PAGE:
Trump Administration Kicks Clean Water Protections Out the Door

The EPA and Army Corps finalized its repeal of the Clean Water Rule, jeopardizing the drinking water supplies of millions of Americans.

Wetlands near the Nanticoke Wildlife Management Area in Wicomico County, Maryland

Matt Rath/Chesapeake Bay Program/Flickr

The U.S. Environmental Protection Agency and the Army Corps of Engineers officially repealed the Clean Water Rule today, undoing critical protections for streams, wetlands, and other smaller bodies of water at risk of pollution. The rollback makes it easier for oil drillers, industrial sites, developers, and other polluters to contaminate these waters.

“The Trump administration’s wild-eyed attempts to reward polluters knows no bounds, so it is repealing these important protections without regard for the law or sound science,” says Jon Devine, director of federal water policy at NRDC.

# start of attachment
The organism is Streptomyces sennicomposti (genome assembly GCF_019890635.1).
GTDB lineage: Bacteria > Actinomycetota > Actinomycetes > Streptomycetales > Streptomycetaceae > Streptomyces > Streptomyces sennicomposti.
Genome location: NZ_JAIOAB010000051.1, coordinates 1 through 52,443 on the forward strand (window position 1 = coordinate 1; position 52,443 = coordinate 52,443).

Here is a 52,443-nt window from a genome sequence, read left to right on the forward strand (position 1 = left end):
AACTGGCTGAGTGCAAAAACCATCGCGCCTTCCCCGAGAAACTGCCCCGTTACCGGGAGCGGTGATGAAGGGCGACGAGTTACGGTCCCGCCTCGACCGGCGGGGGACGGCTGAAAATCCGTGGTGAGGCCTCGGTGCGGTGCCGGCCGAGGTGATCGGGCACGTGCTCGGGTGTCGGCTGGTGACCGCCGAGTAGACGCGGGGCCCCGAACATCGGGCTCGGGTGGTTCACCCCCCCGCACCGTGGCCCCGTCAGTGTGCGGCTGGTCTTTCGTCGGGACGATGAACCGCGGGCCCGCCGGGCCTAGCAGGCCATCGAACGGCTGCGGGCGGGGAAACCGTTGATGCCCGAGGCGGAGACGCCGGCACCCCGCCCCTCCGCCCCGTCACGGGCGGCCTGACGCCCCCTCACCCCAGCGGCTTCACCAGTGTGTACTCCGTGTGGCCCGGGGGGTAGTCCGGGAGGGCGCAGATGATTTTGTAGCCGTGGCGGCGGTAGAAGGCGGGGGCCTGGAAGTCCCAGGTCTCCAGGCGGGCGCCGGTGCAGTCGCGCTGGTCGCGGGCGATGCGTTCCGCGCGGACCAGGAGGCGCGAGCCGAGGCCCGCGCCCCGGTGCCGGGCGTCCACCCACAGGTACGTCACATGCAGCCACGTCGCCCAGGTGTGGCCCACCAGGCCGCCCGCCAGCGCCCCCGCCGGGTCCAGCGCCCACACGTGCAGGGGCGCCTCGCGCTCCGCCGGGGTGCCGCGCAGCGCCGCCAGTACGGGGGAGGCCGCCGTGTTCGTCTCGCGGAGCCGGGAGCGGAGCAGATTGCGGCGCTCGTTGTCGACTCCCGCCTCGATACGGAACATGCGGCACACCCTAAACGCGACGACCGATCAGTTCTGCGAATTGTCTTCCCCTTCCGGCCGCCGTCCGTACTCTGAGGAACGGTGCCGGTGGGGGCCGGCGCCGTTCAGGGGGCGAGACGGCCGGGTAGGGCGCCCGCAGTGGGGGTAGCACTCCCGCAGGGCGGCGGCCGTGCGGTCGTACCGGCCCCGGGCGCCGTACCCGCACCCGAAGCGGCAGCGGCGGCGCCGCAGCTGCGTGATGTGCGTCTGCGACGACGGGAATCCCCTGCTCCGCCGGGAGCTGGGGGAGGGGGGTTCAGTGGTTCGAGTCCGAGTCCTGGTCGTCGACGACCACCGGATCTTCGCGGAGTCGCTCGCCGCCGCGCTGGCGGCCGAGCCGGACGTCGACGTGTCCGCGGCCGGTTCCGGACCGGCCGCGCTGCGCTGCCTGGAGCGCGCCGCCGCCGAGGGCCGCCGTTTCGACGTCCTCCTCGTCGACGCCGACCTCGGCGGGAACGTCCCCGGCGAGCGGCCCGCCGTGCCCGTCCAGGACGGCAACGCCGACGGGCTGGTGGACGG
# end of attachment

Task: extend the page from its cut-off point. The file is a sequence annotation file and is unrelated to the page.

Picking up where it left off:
Passed in 2015, the Clean Water Rule, also known as Waters of the United States, clarifies which bodies of water are covered under the landmark Clean Water Act. It formalizes protections in less clear cases—say, for streams that only flow when it rains but are nonetheless essential to the health of larger rivers, lakes, and estuaries. It also protects wetlands that are not directly connected to large bodies of water; wetlands cover roughly 110 million acres in the continental United States, filtering pollution from contamination runoff and replenishing groundwater. They also play a key role in the ecosystem.

“The Clean Water Rule represented solid science and smart public policy,” Devine says. “Where it has been enforced, it has protected important waterways and wetlands, providing certainty to all stakeholders.” The Clean Water Rule is based on years of research—the EPA and Army Corps officials reviewed 1,200 scientific publications and confirmed that streams and wetlands are connected to downstream waters in important ways.

“This unsubstantiated action is illegal,” Devine says, “and will certainly be challenged in court.” 

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